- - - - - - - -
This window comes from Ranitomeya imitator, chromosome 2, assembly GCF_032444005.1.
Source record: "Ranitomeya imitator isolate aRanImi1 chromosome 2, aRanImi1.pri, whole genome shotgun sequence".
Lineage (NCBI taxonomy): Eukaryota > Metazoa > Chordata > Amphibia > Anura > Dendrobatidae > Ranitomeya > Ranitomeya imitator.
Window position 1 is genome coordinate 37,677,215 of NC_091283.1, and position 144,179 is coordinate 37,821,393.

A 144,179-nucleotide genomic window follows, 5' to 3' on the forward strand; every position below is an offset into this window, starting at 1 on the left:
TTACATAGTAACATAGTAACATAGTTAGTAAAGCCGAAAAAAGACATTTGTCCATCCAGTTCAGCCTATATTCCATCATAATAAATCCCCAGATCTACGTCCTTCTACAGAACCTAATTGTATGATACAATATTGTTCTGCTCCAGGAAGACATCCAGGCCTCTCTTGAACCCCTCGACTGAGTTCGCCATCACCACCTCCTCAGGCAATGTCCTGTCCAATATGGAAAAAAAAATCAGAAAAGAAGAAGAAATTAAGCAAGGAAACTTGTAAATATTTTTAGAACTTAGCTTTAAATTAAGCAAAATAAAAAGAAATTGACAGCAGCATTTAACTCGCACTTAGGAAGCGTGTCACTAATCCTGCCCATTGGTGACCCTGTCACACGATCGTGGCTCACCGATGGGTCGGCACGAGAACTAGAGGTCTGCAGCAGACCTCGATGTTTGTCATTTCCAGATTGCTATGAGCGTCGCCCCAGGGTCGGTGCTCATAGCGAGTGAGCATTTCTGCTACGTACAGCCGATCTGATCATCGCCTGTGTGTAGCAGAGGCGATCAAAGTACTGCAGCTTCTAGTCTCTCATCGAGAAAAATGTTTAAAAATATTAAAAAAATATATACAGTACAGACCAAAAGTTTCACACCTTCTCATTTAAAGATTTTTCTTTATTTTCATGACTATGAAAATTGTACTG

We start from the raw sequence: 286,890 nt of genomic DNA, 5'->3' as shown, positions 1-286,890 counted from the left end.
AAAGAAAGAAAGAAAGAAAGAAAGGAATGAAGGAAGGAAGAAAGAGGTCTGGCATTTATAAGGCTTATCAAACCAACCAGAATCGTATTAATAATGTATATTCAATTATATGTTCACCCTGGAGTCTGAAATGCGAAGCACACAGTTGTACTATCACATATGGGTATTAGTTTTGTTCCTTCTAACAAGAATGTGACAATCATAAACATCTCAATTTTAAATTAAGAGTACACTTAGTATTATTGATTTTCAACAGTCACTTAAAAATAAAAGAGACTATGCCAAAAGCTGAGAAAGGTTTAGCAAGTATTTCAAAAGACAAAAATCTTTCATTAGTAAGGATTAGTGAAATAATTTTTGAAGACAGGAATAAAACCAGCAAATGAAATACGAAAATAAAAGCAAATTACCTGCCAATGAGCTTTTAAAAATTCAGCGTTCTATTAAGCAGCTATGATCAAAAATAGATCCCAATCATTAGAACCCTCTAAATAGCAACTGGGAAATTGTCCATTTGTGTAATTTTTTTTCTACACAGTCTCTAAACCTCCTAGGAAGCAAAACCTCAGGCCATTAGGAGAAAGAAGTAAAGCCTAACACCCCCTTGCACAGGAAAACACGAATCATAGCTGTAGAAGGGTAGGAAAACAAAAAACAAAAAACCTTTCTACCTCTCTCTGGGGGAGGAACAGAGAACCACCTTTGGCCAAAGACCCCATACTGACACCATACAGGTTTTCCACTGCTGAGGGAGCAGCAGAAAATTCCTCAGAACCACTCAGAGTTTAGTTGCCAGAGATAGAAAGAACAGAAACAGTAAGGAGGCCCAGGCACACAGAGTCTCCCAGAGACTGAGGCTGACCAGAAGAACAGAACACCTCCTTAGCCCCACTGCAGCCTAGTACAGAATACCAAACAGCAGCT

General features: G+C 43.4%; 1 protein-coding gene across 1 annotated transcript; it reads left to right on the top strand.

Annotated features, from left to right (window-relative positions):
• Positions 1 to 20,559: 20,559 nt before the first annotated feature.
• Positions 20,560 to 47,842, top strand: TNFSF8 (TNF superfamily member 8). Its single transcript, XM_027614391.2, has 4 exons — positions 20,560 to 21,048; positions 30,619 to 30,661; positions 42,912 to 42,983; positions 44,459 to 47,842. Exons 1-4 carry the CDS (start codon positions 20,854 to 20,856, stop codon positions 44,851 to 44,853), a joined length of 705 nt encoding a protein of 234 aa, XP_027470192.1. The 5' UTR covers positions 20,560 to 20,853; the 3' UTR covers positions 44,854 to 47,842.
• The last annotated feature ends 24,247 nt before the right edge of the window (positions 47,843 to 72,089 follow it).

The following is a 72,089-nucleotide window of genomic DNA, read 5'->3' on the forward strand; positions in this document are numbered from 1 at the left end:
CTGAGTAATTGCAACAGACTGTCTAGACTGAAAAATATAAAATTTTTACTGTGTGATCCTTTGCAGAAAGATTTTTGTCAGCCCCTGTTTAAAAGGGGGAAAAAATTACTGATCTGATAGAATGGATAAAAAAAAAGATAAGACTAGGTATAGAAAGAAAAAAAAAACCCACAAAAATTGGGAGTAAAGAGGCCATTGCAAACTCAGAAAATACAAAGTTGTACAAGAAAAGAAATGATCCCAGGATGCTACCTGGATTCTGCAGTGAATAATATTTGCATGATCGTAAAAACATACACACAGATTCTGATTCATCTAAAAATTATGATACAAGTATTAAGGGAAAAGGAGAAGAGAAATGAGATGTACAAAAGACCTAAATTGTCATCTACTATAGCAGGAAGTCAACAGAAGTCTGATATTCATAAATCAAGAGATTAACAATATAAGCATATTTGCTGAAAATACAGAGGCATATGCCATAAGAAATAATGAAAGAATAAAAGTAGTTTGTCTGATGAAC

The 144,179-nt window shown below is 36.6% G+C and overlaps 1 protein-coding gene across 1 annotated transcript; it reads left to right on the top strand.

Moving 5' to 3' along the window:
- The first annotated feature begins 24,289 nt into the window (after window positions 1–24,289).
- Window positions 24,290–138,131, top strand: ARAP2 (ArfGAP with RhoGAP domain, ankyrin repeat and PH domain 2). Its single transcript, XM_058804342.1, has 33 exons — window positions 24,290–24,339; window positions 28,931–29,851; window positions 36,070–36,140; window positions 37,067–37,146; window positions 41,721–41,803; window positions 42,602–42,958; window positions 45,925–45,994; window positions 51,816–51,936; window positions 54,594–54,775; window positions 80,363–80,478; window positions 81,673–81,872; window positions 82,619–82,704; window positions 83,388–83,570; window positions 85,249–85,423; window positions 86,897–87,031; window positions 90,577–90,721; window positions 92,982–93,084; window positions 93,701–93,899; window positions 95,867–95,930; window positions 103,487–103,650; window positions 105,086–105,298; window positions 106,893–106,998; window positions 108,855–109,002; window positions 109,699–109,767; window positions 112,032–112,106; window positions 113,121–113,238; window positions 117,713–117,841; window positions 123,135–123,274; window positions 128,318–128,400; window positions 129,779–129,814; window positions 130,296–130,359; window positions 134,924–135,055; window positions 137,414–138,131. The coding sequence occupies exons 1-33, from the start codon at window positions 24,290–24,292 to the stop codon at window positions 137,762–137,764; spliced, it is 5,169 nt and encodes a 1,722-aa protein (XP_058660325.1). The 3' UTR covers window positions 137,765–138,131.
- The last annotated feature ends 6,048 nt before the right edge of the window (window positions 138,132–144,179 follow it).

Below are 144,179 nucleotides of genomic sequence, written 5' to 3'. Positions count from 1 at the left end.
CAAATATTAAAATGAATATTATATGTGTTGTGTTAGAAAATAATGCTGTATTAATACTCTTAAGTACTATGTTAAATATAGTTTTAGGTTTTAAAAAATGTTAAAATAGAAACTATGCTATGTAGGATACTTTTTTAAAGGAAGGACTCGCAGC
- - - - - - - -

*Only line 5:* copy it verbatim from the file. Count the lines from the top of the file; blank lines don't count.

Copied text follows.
A 144,179-nucleotide genomic window follows, 5' to 3' on the forward strand; every position below is an offset into this window, starting at 1 on the left: